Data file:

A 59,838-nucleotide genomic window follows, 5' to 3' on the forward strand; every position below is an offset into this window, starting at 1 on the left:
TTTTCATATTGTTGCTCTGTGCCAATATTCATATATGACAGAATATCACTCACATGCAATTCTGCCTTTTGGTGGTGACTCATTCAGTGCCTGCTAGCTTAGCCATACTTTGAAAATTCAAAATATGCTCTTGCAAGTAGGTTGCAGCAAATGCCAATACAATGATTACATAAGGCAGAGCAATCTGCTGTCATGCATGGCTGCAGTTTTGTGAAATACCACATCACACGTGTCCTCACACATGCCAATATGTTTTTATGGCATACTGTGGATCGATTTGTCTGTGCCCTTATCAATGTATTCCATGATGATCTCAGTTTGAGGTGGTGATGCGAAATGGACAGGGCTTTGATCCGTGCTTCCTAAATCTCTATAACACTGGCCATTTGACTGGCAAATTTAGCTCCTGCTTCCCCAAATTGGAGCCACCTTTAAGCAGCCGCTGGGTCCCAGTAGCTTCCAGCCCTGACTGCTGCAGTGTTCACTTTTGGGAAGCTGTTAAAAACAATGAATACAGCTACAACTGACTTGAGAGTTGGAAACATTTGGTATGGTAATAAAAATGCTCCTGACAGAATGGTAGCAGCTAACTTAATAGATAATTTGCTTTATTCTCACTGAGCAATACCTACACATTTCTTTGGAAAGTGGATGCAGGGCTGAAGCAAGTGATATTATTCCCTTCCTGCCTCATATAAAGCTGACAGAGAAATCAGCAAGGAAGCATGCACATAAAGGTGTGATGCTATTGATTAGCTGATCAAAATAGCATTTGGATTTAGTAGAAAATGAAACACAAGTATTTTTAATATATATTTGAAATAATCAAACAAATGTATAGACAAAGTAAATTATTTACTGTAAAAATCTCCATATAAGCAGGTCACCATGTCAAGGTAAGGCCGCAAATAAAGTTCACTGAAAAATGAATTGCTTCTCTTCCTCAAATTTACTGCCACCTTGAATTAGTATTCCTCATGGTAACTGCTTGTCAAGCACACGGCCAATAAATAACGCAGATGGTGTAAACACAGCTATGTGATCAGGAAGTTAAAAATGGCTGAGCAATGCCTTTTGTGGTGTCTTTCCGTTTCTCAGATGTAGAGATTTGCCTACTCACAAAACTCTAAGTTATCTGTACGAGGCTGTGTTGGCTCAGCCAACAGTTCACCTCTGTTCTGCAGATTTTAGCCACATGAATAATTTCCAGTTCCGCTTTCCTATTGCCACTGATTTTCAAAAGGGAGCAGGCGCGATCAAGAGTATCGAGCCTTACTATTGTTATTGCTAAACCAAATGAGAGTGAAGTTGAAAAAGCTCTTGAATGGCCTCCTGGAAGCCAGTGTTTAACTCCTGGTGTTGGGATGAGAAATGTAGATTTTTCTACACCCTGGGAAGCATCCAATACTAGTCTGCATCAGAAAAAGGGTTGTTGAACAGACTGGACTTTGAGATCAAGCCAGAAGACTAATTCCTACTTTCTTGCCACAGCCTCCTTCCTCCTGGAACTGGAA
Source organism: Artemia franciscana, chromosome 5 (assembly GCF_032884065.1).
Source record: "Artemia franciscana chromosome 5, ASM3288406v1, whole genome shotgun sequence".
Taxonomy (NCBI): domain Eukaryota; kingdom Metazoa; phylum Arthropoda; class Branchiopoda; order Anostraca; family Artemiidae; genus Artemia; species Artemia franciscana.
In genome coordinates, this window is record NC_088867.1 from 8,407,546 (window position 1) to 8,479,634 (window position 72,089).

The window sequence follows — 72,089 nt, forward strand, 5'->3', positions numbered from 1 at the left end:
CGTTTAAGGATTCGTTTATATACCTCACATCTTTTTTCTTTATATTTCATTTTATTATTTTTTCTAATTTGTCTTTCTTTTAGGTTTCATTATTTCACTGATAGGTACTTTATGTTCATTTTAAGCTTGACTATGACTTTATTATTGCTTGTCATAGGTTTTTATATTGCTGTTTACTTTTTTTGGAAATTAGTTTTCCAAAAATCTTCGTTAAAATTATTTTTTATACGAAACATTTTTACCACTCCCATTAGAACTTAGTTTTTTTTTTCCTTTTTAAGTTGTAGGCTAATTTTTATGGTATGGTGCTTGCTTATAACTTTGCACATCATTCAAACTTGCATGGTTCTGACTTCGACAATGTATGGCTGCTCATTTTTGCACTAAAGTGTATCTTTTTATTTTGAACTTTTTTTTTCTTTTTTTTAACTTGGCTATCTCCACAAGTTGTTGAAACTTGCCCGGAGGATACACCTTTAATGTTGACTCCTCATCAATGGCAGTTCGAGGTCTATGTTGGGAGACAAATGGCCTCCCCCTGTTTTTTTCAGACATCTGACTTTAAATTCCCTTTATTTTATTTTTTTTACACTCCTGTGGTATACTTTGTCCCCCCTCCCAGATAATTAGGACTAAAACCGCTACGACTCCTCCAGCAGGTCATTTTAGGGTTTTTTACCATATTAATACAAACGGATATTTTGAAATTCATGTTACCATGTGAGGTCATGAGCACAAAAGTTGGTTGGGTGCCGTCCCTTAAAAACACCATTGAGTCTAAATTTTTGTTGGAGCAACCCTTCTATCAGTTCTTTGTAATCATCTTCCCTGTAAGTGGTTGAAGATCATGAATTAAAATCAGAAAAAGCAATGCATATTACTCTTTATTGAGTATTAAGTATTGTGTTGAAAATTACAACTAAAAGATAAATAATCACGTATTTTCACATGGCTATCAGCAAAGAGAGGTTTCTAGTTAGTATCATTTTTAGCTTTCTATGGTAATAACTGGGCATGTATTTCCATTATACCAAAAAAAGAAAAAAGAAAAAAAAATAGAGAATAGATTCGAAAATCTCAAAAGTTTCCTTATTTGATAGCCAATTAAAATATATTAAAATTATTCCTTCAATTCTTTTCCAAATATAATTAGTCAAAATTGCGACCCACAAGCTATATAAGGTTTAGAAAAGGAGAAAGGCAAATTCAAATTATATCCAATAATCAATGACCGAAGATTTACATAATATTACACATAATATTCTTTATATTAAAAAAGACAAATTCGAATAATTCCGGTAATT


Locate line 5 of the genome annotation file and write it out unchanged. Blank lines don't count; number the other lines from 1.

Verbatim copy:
Taxonomy (NCBI): domain Eukaryota; kingdom Metazoa; phylum Arthropoda; class Branchiopoda; order Anostraca; family Artemiidae; genus Artemia; species Artemia franciscana.